Written by: Emmet O’Cuana
“I knew that much of the “great” literature of the world had, along with the great virtues that made them classics, great flaws. Dostoyevsky, Dickens, Melville, and Twain are splendid examples of this. Examples in poetry are Shakespeare, Milton and Blake.
The ‘ungreat’ literature, the poplit (mystery, romance, adventure, gothic) were put down or ignored by most of the literary critics (and, hence, the intellectuals) on the grounds that they had no merit whatsoever.” – Doc Savage: His Apocalyptic Life by Philip José Farmer
Joe R Lansdale’s afterword to Zeppelins West, which he deprecatingly describes as a sleep-deprived rant, serves up as good a defence of the merit of fantastical literature as you are likely to find. Given that the story itself is a whistle-stop tour of near every classic turn of the century popular fiction author’s works – namechecked in the afterward are Verne, Shelley, Stoker, Burroughs and Wyndham – their creations coexisting in a corroded Steampunk setting, this is not surprising. There is a loving appreciation of the work of these early fantasists much in evidence. It is also possible that the Edgar Rice Burroughs film adaptations starring Doug McClure – the actor who inspired The Simpsons character Troy McClure – inspired certain sequences, but without confirming that with Lansdale himself, I put that impression down to my own foggy memories of seeing the films as a child.
Point is, high and low distinctions between literary genres are given short shrift by Zeppelins West, a story that takes this array of characters and tries to find their humanity. Lansdale describes the work as lightweight, but it has heart, the story coalescing around the author’s typical speckles of grit to produce a pearl.
“For lack of more accurate words,” Hickok said, “It’s alive.”
The notion of Buffalo Bill’s Wild West Show travelling around the world exhibiting the talents of Annie Oakley, Wild Bill Hickok, Sitting Bull – here going by Bull and displaying a dry sense of humour that delivers the best laughs of the book – feels like the perfect tribute to Philip José Farmer’s merging of fiction and reality. As Lansdale points out, this is the chap who managed to swing an interview with the Lord of Greystoke himself. Bill Cody in turn exists as a head in a jar, having been unmanned when caught in flagrante delicto, and so has been given an impressive robotic exoskeleton to help perform feats. This set-up is revealed to be a front for Cody’s actual plan, to recover Frankensten’s Monster from a power-mad Shogun, Sokaku Takeda (a significant name for the author, a professed martial artist, as it is taken from the founder of a particular form of jujutsu, Daitō-ryū Aiki-jūjutsu).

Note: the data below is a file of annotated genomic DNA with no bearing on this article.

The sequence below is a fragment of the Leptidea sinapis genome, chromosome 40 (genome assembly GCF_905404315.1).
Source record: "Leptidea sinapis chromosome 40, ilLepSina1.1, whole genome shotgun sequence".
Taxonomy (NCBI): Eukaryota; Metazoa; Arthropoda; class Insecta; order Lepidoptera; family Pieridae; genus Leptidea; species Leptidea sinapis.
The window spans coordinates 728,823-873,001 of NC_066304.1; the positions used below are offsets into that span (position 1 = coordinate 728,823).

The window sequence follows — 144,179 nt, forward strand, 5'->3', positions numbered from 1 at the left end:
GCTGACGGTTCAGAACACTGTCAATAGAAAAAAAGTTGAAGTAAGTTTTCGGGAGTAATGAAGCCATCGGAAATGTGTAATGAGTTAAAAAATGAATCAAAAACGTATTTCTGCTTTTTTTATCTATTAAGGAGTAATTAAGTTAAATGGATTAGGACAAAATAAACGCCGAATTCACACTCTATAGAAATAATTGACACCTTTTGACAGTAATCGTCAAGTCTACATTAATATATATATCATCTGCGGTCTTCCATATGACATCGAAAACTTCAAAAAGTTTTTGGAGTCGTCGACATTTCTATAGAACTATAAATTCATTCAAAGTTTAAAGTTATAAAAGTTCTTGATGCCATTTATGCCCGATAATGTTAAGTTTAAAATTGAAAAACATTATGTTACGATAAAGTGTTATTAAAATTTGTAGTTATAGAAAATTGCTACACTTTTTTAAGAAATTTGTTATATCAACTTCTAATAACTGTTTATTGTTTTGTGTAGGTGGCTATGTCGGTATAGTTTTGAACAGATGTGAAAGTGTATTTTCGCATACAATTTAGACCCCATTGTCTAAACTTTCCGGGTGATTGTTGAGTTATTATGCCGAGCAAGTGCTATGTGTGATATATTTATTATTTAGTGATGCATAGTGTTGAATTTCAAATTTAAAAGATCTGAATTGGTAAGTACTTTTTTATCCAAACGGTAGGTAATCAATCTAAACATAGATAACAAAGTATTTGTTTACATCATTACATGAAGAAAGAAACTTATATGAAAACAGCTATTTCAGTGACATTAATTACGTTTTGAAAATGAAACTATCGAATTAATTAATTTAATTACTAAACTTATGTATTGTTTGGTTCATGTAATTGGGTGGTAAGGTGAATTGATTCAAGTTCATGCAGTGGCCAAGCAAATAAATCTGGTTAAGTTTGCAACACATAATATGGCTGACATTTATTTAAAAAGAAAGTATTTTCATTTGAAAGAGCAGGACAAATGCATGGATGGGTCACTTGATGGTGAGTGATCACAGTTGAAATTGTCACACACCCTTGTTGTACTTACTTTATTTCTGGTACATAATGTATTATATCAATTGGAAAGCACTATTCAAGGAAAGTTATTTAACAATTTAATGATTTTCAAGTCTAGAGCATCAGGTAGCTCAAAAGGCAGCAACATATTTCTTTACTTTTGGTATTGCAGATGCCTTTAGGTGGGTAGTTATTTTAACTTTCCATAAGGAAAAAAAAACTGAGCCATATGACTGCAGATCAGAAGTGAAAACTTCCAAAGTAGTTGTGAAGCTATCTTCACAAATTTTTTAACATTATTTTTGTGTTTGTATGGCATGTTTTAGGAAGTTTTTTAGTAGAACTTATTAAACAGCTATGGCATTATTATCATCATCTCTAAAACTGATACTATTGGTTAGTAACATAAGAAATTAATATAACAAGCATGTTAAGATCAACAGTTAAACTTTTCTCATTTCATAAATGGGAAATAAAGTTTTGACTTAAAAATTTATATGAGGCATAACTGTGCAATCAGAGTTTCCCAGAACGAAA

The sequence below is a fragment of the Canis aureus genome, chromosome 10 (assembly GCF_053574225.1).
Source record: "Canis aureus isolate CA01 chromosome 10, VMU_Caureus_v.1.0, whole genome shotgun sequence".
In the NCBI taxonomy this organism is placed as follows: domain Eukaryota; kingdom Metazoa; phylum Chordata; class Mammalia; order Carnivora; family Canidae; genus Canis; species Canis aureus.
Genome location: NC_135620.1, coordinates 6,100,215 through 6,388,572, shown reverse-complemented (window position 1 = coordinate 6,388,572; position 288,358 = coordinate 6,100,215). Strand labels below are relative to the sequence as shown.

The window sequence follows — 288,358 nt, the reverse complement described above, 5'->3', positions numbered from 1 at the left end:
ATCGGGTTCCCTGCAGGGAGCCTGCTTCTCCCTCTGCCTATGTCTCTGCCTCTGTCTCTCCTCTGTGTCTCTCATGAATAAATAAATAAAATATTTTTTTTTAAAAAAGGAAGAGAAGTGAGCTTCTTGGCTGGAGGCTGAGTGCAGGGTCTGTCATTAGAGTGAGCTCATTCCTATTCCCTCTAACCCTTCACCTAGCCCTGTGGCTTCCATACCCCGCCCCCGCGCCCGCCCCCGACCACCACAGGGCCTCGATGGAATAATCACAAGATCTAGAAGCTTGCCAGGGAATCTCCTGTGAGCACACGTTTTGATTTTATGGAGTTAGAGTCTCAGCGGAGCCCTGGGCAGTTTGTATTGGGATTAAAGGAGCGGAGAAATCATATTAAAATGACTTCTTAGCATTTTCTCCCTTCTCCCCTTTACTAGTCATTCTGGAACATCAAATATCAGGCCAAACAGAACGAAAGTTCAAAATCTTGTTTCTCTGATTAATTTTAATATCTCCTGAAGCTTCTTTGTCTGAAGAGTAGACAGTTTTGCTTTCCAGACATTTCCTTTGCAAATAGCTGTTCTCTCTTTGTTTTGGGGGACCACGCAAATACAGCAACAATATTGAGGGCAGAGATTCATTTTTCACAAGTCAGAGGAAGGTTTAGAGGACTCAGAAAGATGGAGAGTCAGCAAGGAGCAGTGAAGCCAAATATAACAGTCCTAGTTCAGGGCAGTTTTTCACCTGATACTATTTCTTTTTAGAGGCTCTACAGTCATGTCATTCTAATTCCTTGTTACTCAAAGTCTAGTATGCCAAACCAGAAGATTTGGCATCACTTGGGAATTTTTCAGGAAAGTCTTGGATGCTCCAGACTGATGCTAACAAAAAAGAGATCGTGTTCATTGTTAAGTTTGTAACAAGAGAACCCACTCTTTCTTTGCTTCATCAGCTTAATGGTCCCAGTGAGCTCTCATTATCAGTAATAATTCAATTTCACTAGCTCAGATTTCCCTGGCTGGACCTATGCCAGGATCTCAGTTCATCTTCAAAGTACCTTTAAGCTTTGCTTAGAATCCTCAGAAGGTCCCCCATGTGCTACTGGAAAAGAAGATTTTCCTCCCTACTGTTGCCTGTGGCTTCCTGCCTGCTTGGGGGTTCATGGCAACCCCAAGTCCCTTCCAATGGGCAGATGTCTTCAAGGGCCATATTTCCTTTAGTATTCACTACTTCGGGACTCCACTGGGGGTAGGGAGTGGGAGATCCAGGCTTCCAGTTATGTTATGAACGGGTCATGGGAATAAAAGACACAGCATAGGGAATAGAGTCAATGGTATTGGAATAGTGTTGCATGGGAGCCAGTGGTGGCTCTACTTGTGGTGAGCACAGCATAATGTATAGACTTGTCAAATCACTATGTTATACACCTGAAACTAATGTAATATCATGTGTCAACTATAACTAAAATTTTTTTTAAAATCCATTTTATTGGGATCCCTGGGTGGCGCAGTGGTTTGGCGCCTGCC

To describe what happens next would spoil the plot, but as the list of writers from the afterword given above indicates, a number of other familiar characters do in turn appear. The story itself ably mixes humour, sex and sudden outbursts of violence. This is one of Lansdale’s key strengths as a writer of horror, his stories are never one-note digressions into gore and blood. First he makes you care, then laugh and finally tugs hard on your heart strings. Death in Zeppelins West is unexpected and sudden, absent of sentimentality, instead presented with cool sadness and gallows humour.
Steampunk as a genre has a tendency to dismiss a number of class concerns in its reimagining of the development of technology. In part this reflects the dismissive attitude of the time to the working classes who endured the industrial revolution, as illustrated in Orwell’s The Road To Wigan Pier. The wish-fulfillment of the genre does not allow for such reflections, although thankfully Cherie Priest’s Boneshaker and its sequels have offered a corrective. In essence Steampunk explores how different outcomes in resource wars would have affected the society being imagined. Lansdale’s clever stroke in Zeppelins West is to offer up Frankenstein’s Monster as yet another possible resource, desired by a certain renamed H.G. Wells character as a means of becoming a new power in the world. To realize the same dream as Doctor Frankenstein and then mass produce the result. Applying such mercenary thinking to Mary Shelley’s iconic romance is not only an inventive take on Steampunk, but genuinely horrifying.
Again this ‘featherweight’ novel by Lansdale, his words, manages to skip and jump across a blizzard of references without being didactic. As fans of his work know already, Lansdale is fiendishly clever and a great entertainer. Zeppelins West makes its point, but principally has fun, which is what makes it so enjoyable. It is a tribute to the works of early/turn of the century fantastical fiction that draws its descent from Shelley’s 1818 phenomenon. That legacy of writing is lovingly homaged here.
Though it is frankly a tragedy that the proposed comic with Mark Nelson never saw the light of day.